Secondly, by Scotland. In Murray-land, according to the historian, Hector Boece, is "the Kirke of Pette, quhare the banis of Lytill Johne remainis in grete admiratioun of pepill.
Thom asked her to join the party; but she said "she saw na proffeit to gang thai kind of gaittis, unless she kend wherefor." Thom offered the old inducement, wealth; but she replied that "she dwelt with her awin husband and bairnis," and could not leave them. And so Thom began to be very crabit with her, and said, "if so she thought, she would get lytill gude of him."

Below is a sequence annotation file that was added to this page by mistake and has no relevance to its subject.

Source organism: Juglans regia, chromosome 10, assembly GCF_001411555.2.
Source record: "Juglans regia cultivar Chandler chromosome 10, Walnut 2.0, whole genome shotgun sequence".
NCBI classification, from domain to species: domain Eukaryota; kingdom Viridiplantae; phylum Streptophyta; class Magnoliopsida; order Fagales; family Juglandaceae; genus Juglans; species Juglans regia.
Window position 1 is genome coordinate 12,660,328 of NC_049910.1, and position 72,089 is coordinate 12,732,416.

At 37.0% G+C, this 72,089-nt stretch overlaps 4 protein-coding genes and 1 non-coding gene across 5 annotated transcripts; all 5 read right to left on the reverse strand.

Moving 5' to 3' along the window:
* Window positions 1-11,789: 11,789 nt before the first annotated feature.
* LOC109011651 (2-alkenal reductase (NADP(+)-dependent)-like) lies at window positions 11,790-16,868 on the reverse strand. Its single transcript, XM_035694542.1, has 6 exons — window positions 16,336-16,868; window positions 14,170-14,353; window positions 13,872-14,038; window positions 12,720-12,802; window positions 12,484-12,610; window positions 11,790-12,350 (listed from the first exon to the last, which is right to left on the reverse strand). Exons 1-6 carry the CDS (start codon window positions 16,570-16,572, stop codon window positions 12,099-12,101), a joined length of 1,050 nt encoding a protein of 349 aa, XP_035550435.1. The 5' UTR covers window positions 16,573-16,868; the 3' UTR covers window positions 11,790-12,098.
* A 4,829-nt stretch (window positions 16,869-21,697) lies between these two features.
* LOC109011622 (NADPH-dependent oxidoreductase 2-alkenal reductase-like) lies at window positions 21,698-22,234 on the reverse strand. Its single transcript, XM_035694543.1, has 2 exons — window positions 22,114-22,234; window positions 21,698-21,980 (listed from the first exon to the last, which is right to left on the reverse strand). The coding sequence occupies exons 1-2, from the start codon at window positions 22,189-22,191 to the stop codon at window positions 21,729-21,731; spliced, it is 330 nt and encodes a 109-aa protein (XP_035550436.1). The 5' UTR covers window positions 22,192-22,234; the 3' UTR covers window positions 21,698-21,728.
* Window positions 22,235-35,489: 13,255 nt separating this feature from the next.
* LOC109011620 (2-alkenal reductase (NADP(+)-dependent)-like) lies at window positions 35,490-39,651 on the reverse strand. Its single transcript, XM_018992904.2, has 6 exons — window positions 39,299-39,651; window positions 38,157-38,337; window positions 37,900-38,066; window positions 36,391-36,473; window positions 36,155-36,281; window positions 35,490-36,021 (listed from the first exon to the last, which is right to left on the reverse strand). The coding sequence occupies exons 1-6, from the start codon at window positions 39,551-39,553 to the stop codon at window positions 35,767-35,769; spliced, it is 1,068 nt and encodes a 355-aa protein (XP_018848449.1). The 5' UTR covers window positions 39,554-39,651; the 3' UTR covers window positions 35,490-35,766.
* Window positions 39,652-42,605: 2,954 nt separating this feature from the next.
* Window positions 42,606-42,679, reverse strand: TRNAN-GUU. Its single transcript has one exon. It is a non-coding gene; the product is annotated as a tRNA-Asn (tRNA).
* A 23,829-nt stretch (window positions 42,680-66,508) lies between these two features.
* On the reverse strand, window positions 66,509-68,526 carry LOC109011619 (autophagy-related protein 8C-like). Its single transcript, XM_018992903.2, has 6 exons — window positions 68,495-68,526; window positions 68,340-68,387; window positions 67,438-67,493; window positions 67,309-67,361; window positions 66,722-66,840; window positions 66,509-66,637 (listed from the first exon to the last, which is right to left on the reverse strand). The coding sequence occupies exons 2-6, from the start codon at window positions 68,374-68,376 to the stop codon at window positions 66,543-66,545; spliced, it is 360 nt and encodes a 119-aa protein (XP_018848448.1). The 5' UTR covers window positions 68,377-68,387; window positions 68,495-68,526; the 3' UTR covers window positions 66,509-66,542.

Mary Hill, London, was mentioned, in the fifteenth century, "a lytill yvory cofyr with relyks." At Durham, in 1383, there is an account of an "ivory casket conteining a vestment of St. John the Baptist," and in the fourteenth century, in the same collection, was "a tooth of St. Gendulphus, good for the Falling Sickness, in a small ivory pyx."